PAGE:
Think of keywords as something the author said, in exactly the way they said it. Computers accept what you type in a literal fashion. When you search, consider:
Improve your search strategy by using Boolean search operators ("and", "or", "not"). They allow you to be more specific in how you combine search terms.
Use AND to focus search and combine different aspects of your topic.
Example: hematopoiesis and simulation
Use OR to expand your search and find synonyms/related terms.
Example: refinement or alternative
Use NOT to exclude a word or phrase from your search
Example: dogs not mice
Phrase search - Use quotation marks (" ") to search for a particular phrase.
Example: "tissue culture"
Truncation - Use an asterisk (*) or question mark (?) to find variations of a word. Put an asterisk following the root of the word to find all variations of that word, including singular and plural.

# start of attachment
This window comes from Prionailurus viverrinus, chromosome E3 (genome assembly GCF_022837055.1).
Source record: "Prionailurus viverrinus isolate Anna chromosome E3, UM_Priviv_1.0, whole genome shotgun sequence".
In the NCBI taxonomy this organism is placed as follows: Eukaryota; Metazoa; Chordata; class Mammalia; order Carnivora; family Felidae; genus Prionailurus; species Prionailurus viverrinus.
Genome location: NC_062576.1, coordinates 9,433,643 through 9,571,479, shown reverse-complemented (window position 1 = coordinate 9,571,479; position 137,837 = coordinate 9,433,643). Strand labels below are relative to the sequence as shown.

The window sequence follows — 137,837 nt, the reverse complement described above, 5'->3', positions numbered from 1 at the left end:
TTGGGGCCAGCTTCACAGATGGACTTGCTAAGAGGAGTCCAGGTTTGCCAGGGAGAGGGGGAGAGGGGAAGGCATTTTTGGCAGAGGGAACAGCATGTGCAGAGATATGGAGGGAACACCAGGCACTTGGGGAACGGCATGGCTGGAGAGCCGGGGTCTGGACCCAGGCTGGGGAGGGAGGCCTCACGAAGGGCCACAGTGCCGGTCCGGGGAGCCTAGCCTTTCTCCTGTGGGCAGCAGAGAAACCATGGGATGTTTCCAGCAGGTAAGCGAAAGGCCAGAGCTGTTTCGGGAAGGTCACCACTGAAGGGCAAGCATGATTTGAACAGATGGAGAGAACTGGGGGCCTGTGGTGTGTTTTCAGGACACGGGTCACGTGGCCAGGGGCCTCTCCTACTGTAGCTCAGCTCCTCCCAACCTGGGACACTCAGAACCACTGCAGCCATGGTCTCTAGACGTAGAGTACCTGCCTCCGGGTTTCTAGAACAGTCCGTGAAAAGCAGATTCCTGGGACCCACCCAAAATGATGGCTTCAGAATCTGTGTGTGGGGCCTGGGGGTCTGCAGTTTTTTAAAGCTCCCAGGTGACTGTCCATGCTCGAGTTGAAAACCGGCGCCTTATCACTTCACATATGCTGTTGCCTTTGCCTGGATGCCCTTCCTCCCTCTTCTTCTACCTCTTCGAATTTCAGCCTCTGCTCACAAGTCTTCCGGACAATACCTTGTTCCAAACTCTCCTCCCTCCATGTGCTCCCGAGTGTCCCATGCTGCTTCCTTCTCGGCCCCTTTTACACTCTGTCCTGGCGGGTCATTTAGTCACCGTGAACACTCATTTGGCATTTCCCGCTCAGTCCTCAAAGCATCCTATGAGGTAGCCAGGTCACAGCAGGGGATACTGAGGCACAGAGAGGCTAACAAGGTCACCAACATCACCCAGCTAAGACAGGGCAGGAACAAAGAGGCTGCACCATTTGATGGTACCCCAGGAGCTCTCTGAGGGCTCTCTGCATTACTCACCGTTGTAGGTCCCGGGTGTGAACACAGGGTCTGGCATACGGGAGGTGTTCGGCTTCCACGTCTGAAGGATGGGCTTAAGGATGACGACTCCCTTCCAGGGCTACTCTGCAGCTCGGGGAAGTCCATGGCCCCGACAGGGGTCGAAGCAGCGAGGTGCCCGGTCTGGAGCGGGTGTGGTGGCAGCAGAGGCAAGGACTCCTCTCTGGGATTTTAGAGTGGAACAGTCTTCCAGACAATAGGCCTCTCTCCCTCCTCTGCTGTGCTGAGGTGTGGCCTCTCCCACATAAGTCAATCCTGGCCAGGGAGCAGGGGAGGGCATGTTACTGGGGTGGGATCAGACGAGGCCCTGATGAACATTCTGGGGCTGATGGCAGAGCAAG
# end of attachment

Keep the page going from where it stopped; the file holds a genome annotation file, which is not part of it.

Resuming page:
Example: monitor* (finds: monitor, monitors, monitored, monitoring, etc.)
Grouping or Nesting Keywords - Use parentheses ( ) as a way to group all your search terms together.
Example: ("surgical stripping" or "surgical ligation") and (anesthe? or anasthe? or anaesthe?) and method?
The search process needs to be documented in enough detail throughout the process to ensure that it can be reported correctly in the review, to the extent that all the searches of all the databases are reproducible.
Cochrane Handbook for Systematic Reviews of Interventions, version 5.1.0 (2011). Section 6.6